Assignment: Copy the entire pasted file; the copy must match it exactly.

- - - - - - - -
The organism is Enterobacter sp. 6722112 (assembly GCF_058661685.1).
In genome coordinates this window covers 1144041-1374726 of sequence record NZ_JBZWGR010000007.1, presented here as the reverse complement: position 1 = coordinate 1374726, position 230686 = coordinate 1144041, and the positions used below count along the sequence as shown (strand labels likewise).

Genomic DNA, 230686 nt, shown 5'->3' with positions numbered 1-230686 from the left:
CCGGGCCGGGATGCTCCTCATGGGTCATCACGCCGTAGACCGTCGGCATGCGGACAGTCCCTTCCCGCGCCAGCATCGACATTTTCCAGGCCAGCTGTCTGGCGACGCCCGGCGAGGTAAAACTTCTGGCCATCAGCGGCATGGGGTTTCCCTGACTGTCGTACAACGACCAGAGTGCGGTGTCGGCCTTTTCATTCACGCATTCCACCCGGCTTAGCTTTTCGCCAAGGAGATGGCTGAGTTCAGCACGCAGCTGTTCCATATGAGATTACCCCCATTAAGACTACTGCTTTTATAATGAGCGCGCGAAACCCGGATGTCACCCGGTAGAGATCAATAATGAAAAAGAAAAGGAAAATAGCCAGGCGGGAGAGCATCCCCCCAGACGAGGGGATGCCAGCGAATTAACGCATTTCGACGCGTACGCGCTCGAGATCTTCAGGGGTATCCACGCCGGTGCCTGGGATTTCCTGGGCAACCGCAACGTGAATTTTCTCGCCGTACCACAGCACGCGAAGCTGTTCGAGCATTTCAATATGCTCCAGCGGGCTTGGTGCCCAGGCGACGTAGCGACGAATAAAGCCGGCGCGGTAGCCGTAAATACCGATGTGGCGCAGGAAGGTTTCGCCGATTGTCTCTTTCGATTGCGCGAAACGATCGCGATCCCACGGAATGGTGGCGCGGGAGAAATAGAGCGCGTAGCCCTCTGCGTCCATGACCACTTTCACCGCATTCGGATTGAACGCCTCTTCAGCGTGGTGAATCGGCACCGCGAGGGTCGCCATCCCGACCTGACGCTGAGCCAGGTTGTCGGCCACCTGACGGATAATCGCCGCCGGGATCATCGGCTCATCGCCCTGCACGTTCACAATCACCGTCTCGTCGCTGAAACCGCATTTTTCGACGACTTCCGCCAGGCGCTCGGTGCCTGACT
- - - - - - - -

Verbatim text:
The organism is Enterobacter sp. 6722112 (assembly GCF_058661685.1).
In genome coordinates this window covers 1144041-1374726 of sequence record NZ_JBZWGR010000007.1, presented here as the reverse complement: position 1 = coordinate 1374726, position 230686 = coordinate 1144041, and the positions used below count along the sequence as shown (strand labels likewise).

Genomic DNA, 230686 nt, shown 5'->3' with positions numbered 1-230686 from the left:
CCGGGCCGGGATGCTCCTCATGGGTCATCACGCCGTAGACCGTCGGCATGCGGACAGTCCCTTCCCGCGCCAGCATCGACATTTTCCAGGCCAGCTGTCTGGCGACGCCCGGCGAGGTAAAACTTCTGGCCATCAGCGGCATGGGGTTTCCCTGACTGTCGTACAACGACCAGAGTGCGGTGTCGGCCTTTTCATTCACGCATTCCACCCGGCTTAGCTTTTCGCCAAGGAGATGGCTGAGTTCAGCACGCAGCTGTTCCATATGAGATTACCCCCATTAAGACTACTGCTTTTATAATGAGCGCGCGAAACCCGGATGTCACCCGGTAGAGATCAATAATGAAAAAGAAAAGGAAAATAGCCAGGCGGGAGAGCATCCCCCCAGACGAGGGGATGCCAGCGAATTAACGCATTTCGACGCGTACGCGCTCGAGATCTTCAGGGGTATCCACGCCGGTGCCTGGGATTTCCTGGGCAACCGCAACGTGAATTTTCTCGCCGTACCACAGCACGCGAAGCTGTTCGAGCATTTCAATATGCTCCAGCGGGCTTGGTGCCCAGGCGACGTAGCGACGAATAAAGCCGGCGCGGTAGCCGTAAATACCGATGTGGCGCAGGAAGGTTTCGCCGATTGTCTCTTTCGATTGCGCGAAACGATCGCGATCCCACGGAATGGTGGCGCGGGAGAAATAGAGCGCGTAGCCCTCTGCGTCCATGACCACTTTCACCGCATTCGGATTGAACGCCTCTTCAGCGTGGTGAATCGGCACCGCGAGGGTCGCCATCCCGACCTGACGCTGAGCCAGGTTGTCGGCCACCTGACGGATAATCGCCGCCGGGATCATCGGCTCATCGCCCTGCACGTTCACAATCACCGTCTCGTCGCTGAAACCGCATTTTTCGACGACTTCCGCCAGGCGCTCGGTGCCTGACT